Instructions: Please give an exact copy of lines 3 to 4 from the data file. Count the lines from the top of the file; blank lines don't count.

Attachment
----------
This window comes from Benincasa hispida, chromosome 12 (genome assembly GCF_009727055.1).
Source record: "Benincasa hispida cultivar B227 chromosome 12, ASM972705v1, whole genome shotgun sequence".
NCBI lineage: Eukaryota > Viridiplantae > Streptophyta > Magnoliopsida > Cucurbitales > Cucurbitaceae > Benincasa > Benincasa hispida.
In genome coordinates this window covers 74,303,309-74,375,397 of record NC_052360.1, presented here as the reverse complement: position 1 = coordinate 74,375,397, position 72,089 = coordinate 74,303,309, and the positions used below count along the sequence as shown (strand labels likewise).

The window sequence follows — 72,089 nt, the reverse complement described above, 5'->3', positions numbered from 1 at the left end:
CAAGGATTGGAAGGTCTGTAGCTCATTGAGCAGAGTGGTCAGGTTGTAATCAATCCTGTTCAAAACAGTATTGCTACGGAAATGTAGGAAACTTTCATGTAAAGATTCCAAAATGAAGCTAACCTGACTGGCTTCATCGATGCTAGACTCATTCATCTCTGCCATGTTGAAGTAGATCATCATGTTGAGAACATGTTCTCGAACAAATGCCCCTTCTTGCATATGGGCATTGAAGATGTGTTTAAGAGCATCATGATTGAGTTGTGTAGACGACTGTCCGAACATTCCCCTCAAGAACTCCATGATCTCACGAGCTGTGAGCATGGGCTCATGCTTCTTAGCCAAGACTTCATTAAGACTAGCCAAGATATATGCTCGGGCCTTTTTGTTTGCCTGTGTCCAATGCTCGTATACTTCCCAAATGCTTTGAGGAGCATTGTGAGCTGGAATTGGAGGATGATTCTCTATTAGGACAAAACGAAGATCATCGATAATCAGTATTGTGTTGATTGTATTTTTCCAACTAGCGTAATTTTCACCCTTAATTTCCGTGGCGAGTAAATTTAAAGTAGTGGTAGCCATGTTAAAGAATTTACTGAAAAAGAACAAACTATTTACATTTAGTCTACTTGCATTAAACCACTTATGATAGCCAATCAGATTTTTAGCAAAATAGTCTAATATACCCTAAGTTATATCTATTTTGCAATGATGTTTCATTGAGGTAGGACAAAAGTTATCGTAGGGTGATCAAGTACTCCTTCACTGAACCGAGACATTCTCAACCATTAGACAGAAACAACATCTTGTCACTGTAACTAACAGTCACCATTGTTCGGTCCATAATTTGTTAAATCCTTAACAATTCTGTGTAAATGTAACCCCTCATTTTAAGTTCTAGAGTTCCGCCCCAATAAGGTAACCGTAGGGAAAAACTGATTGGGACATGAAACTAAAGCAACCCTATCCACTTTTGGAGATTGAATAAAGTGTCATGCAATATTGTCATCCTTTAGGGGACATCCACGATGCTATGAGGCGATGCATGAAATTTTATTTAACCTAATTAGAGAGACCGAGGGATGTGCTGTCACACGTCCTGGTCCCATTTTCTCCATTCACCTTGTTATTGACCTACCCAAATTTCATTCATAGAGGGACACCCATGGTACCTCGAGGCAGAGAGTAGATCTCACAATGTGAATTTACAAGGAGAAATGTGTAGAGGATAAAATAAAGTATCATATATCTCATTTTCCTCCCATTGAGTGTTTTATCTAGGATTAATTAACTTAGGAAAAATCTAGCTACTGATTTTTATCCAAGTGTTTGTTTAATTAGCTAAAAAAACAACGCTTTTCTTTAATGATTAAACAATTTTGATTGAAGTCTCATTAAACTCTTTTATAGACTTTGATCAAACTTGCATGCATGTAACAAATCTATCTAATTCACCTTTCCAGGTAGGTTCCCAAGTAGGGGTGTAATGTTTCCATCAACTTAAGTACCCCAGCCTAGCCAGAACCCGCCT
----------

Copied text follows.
NCBI lineage: Eukaryota > Viridiplantae > Streptophyta > Magnoliopsida > Cucurbitales > Cucurbitaceae > Benincasa > Benincasa hispida.
In genome coordinates this window covers 74,303,309-74,375,397 of record NC_052360.1, presented here as the reverse complement: position 1 = coordinate 74,375,397, position 72,089 = coordinate 74,303,309, and the positions used below count along the sequence as shown (strand labels likewise).